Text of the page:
No, that’s what made it so rewarding. We gave a general word count, but we were flexible. Some pieces were shorter than the word count we suggested and a few were more lengthy. We provided some subject matter we were interested. Like I said above, we didn’t want all stories dealing with war itself or the battlefield setting of Matheson’s novel. Then we left it up to each author to provide their voice.


What did it mean for you, personally, to have worked on putting this collection together?

This was my gift to Richard Matheson. I worked with him for over twenty years and we were friends, not just author and publisher. I was overjoyed so many authors agreed to take part in this tribute to Richard. I know he would have been thrilled by the outcome.


Regarding Clive Barker’s additional contribution to the front cover to go with his story, Twilight at Towers, did you always have him in mind for the cover art? Did you provide much influence toward the final art or leave it all up to Clive?

I’ve long ago learned not to provide Clive with any guidelines other than to explain what the anthology dealt with. Of interest, Harry O. Morris did the cover art for the novel with Clive providing the cover art for the anthology. Knowing Clive was such a wonderful artist I approached him early on and gave him the freedom to provide what he desired. I was thrilled with the result. A very dark cover that one can stare at for hours with its many distinct images.


What do you feel will be the biggest takeaway for readers once the last story has been read?

In a way I hope readers tackle the anthology first, and when they have finished then read The Beardless Warriors. The novel, I believe, is unique in its harrowing tale of a youthful soldier tossed into the fray with virtually no training. Matheson had a unique spin on vampires (I Am Legend), ghost stories (Hell House), and every other subject he wrote about. I feel that readers will enjoy the novel even more if they read it after the stories from the anthology.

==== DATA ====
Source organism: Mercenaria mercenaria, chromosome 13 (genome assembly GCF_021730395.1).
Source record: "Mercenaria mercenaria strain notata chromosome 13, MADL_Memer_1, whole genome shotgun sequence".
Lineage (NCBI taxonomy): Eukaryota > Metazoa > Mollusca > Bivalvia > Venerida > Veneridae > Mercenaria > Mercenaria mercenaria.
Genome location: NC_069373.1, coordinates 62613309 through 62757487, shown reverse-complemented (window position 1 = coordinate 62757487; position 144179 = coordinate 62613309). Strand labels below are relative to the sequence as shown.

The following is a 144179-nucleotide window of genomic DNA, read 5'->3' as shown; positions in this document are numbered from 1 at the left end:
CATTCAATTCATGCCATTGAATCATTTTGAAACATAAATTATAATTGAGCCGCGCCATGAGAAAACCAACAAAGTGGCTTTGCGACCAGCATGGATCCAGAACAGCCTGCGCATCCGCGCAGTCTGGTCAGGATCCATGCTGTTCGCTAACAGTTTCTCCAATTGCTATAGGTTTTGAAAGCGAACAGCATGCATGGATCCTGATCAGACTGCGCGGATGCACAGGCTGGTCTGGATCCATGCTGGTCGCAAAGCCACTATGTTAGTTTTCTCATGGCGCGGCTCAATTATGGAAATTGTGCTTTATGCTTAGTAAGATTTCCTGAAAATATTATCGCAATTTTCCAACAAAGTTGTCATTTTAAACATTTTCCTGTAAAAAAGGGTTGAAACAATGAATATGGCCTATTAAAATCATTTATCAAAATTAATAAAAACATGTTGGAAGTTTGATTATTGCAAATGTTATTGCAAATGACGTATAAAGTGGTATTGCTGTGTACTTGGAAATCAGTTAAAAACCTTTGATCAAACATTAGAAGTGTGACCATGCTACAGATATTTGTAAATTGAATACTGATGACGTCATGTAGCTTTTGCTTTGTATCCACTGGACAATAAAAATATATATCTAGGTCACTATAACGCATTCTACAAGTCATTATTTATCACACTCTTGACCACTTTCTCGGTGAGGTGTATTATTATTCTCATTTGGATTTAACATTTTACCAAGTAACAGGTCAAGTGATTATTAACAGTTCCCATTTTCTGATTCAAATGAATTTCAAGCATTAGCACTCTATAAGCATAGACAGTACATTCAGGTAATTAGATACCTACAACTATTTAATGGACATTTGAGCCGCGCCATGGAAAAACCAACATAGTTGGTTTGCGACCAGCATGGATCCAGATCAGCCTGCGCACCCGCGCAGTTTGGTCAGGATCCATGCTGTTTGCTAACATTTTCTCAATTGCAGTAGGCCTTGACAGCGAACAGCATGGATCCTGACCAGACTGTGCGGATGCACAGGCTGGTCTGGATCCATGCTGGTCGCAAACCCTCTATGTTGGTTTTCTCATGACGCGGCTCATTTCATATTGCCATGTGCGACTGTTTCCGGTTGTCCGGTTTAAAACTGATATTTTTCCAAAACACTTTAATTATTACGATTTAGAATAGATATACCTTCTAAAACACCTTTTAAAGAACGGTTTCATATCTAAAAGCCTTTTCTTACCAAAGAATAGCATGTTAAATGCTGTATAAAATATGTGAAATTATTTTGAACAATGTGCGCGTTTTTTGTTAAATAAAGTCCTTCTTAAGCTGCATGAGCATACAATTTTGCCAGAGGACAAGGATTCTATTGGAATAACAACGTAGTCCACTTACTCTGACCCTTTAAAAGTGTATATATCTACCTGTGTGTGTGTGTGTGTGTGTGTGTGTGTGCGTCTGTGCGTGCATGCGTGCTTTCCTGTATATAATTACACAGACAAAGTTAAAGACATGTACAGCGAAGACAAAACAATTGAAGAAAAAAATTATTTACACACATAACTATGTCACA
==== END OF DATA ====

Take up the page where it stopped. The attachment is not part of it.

Moving forward, do you have any other tribute collections like this in mind for Gauntlet Press for us all to look forward to?

It’s hard to say. This was an exhausting and often frustrating endeavour. We contacted virtually four dozen authors and many declined because of pressing deadlines, personal obligations, and in a few cases, illness. I had a dream line-up I hoped would contribute and was fortunate that a good two-thirds agreed. But editing such a collection is an incredible task and, as it is, I need to move on to publish novels and scripts like Taxi Driver. That said I’m not closing the door to another tribute.



About Rick Hipson

Rick Hipson has been a freelance journalist in the world of dark culture entertainment for far longer than he cares to admit. Most of the publications he has written for - Insidious Reflections, Fear Zone, Dark Recesses Press, etc. - are now dead, presumably through no fault of his own. Currently, his reviews, interviews and various articles can be found through Rue Morgue Magazine and Hell Notes. You can also catch him on his personal blog site where, eventually, everything goes to die.